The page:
On August 18, in what appears to be a response to reported detection of novel coronavirus (SARS-CoV-2) on imported frozen chicken from Brazil inspected in the southern China city of Shenzhen, local authorities imposed new handling and testing requirements for imports of frozen meat and seafood.
“There is concern that these new measures could not just contribute to product backlogs at Shenzhen ports, but also cause consumers to shy away from imported meat and seafood,” warned Michael Francom in a USDA Agriculture Global Agricultural Information Network (GAIN) report issued on August 24.
Under newly imposed requirements, which were issued by Shenzhen’s Covid-19 Epidemic Prevention and Control Headquarters Office, imports of frozen meat and seafood that will be exclusively sold, processed or stored in Shenzhen will – after clearing customs – move to the Shenzhen Imported Frozen Foods Centralized Supervision Warehouse where the shipment will be disinfected and tested for the virus that caused the potentially deadly Covid-19 respiratory disease.
The local government will pay for disinfection, testing and storage for a certain period. After disinfection and testing negative, the shipment will be issued an exit certificate and allowed to enter local commerce. It should be noted that containers of imported meat and seafood products that are moving to other locations outside of Shenzhen are not subject to this requirement.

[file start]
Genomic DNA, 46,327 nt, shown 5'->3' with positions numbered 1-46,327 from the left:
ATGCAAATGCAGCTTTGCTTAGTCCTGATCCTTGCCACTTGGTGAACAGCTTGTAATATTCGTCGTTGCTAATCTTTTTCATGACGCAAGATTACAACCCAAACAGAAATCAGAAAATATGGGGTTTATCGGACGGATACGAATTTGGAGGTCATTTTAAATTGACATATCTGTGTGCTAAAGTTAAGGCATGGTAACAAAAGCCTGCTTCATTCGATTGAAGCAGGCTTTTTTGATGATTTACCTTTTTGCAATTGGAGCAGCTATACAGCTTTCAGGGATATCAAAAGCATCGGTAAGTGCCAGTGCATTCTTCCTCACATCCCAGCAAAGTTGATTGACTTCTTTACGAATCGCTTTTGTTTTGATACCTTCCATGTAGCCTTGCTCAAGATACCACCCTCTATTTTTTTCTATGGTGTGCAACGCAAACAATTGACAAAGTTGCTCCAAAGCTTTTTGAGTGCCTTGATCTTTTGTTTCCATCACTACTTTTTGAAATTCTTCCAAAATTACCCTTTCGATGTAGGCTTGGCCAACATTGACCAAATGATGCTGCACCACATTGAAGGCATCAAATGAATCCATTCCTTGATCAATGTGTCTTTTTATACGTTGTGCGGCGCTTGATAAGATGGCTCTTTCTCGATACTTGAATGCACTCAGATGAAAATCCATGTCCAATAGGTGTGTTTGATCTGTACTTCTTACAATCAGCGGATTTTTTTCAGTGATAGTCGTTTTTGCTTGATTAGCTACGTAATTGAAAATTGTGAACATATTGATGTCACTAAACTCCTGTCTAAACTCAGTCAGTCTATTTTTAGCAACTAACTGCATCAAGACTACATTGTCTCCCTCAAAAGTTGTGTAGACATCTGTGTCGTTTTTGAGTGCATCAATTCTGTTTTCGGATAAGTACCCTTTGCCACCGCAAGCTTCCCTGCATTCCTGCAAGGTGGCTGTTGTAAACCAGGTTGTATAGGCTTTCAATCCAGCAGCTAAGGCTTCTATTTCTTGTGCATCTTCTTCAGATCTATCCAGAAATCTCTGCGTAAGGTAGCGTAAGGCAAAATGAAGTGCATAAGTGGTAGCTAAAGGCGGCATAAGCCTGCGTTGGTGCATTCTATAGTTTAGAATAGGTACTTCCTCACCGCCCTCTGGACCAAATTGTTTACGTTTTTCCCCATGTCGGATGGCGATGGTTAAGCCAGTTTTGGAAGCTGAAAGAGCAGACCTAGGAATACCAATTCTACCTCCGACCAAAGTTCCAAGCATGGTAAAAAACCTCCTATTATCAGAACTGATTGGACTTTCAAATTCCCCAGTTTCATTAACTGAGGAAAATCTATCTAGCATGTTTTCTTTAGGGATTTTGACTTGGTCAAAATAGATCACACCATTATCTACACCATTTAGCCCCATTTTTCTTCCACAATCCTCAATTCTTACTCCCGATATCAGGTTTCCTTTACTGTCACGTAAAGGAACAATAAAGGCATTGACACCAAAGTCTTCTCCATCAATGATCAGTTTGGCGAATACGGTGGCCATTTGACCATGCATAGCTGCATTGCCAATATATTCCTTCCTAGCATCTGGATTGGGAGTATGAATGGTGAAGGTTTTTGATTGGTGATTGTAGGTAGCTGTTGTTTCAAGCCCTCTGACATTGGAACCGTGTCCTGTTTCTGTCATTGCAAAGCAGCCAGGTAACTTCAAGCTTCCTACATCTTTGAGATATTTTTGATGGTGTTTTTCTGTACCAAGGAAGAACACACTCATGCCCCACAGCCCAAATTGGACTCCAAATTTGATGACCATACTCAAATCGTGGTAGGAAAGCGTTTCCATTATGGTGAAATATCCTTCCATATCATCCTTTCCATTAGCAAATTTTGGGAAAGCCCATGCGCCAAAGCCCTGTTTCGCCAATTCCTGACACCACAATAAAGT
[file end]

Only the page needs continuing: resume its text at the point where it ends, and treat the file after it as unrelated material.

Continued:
“With only one centralized cold storage facility designated for inspections, importers are concerned about capacity to efficiently test and sanitize incoming containers. Additional cold storage facilities are reportedly needed to get around this critical capacity issue. Otherwise, there is concern about container backlogs developing at Shenzhen ports,” wrote Francom.
The new Covid-19 measures, which are inconsistent with WHO/FAO Covid-19 guidance, were announced after the Shenzhen government reportedly identified novel coronavirus on a sample taken from a shipment of Brazilian chicken wings.
“It is believed that the handful of recent Covid-19 human infection cases in Shenzhen, which are wholly unrelated to the Brazilian chicken incident, has likely contributed to this overly restrictive response,” pointed out Francom.